Angelina Jolie pictured above right, from the 1/30/12 issue of People magazine
Borrow the look from Angelina Jolie at the 2012 Golden Globes. She wore a column of champagne-colored satin accented with a sliver of red near her face, and accessorizing her look with a red clutch, red lipstick, and perfect posture. Her look was pure drama and sheer perfection.
Or look for inspiration from this ad featuring Anne Hathaway for Tod’s, and wear head-to-toe white accessorized with red. Combine a red bag with a red scarf, belt or shoes, or any of those accessories plus some noticeably red-accented jewelry or bright red lips or nails.
Three uses of the accent color is ideal under classic design theory; two is fine. Be sure to wear more than one pop of red, however, so that the viewer’s eye takes in your whole look and doesn’t just land and linger on one spot.
Bright red is getting plenty of notice in the fashion press these days, not only as a symbol of February’s Heart Health Month, but also as Valentine’s Day approaches.
Even if you look great in the color, if you’re a gentle spirit by nature, you may well find that bright red doesn’t suit you. It’s too attention-getting for an introvert who doesn’t enjoy the limelight. It’s also a very strong and sometimes off-putting hue for someone who wants to appear friendly and approachable.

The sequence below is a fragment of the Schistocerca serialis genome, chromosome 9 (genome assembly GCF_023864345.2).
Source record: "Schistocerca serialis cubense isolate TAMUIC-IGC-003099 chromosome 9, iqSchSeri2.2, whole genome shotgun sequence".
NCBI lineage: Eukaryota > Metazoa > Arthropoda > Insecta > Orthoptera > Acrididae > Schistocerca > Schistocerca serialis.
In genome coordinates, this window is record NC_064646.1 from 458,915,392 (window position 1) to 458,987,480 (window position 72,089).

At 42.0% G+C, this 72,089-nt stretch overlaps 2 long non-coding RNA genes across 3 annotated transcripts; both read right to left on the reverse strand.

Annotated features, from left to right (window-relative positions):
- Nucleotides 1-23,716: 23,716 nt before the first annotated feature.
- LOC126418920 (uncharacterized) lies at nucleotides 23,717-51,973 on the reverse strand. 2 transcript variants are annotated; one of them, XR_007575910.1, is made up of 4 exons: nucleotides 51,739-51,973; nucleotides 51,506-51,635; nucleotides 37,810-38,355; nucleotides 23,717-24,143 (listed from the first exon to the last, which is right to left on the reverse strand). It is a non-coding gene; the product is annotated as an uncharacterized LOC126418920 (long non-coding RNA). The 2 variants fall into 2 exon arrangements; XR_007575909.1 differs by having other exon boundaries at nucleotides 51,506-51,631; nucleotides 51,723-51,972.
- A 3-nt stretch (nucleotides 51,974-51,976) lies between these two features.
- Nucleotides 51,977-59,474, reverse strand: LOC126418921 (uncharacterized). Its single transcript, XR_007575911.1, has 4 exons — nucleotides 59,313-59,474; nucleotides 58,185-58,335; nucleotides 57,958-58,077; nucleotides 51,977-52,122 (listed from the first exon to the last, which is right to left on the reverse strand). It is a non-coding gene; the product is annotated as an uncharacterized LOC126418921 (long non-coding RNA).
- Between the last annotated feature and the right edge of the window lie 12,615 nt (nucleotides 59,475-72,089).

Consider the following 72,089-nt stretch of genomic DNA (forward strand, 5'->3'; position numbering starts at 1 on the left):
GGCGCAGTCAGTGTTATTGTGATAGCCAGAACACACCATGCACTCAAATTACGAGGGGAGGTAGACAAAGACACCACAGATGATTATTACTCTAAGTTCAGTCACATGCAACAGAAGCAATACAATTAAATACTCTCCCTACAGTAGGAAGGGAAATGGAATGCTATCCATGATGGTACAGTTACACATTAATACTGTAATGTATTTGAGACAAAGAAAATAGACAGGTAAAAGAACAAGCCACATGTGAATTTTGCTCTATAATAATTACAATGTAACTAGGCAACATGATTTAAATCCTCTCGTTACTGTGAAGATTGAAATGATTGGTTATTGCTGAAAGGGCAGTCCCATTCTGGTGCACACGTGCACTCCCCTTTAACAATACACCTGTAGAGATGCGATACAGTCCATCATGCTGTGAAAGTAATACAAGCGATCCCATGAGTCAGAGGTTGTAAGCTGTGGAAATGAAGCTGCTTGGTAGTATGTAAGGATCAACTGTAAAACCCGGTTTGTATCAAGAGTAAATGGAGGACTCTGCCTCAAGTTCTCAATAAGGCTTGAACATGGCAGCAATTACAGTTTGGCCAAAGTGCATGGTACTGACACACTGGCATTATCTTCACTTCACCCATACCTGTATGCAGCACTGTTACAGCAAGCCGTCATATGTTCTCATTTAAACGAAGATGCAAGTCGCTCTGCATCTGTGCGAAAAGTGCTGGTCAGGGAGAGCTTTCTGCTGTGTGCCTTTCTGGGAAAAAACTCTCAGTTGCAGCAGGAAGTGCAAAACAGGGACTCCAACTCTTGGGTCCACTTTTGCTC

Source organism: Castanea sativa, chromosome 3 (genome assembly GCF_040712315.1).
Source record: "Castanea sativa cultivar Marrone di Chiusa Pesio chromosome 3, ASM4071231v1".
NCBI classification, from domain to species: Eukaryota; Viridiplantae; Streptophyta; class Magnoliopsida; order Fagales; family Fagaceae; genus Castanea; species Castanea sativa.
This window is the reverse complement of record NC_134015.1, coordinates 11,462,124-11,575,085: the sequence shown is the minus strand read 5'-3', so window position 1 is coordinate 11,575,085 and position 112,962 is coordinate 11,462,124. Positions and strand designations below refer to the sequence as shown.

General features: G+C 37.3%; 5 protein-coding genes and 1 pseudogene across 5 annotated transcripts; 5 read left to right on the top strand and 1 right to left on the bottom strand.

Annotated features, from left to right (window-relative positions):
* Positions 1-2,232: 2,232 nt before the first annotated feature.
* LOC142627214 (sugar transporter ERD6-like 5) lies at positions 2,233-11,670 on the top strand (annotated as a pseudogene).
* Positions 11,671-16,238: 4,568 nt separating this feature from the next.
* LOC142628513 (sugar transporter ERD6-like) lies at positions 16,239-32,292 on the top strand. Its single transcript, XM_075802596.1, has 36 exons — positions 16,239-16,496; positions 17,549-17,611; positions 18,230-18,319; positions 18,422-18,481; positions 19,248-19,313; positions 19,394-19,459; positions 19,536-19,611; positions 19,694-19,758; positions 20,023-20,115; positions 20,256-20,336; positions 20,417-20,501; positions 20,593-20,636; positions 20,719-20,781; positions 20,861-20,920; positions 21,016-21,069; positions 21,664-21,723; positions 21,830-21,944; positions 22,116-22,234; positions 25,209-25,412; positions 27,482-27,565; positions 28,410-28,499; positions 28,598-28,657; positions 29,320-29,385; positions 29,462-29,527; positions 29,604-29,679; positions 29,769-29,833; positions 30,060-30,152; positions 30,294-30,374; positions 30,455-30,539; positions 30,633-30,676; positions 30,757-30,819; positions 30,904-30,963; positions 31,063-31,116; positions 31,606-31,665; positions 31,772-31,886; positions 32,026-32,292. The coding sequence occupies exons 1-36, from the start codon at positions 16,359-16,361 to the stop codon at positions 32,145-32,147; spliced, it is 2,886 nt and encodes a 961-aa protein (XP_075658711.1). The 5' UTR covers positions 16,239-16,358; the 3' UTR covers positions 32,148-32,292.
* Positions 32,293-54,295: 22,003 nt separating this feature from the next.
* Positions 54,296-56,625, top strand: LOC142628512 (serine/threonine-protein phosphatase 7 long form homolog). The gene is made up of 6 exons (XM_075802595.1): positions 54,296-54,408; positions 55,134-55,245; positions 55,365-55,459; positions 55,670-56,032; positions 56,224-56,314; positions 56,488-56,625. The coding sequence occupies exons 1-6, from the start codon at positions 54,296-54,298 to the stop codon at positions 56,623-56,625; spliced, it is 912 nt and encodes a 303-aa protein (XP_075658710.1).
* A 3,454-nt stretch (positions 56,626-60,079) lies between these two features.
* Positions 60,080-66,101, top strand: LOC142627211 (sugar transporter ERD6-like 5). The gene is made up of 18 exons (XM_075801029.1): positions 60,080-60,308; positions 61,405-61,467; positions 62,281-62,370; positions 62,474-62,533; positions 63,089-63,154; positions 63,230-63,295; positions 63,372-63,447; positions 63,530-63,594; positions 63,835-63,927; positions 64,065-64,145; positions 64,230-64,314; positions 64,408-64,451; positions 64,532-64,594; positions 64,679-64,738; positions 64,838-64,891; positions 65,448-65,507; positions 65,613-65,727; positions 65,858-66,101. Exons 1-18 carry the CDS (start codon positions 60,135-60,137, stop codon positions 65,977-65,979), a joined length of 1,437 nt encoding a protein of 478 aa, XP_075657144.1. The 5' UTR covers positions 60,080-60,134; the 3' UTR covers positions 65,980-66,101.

Go with your instincts. Wear the colors that suit your personality and the hues that feel right to you, whether in a particular situation, or all the time. Those colors provide clues to your authentic self.
I cringe when I read an article, such as that in the February 2012 issue of Redbook entitled “Why you’ll be happy to get scarlet fever,” which makes the following statement:
“Studies prove: Red looks good on everyone. (Okay, we made the studies up. But it’s true!) No matter what your skin tone, you’ll positively glow.”
Does red look good on everyone? Absolutely not. As an image consultant, I assess the best shade of red for each of my clients. For many women, their best red is actually coral or pink or burgundy. If you’ve never warmed to bright red, you may instinctively sense that that bright hue does you no favors. Bright red may actually make you look tired and washed out.
Redbook adds: “Men see you in red and the reasoning part of their brain blinks out. All they can think is, She’s so SEXY. And hey, nobody’s ever written a song about a lady in orange. . .”
I’m not sure where Redbook is finding these men, but my honey and other guy friends tell me that they “cannot stand” bright red on a woman. There are no absolutes, especially when trying to figure out personal preferences. Don’t fall for the hype.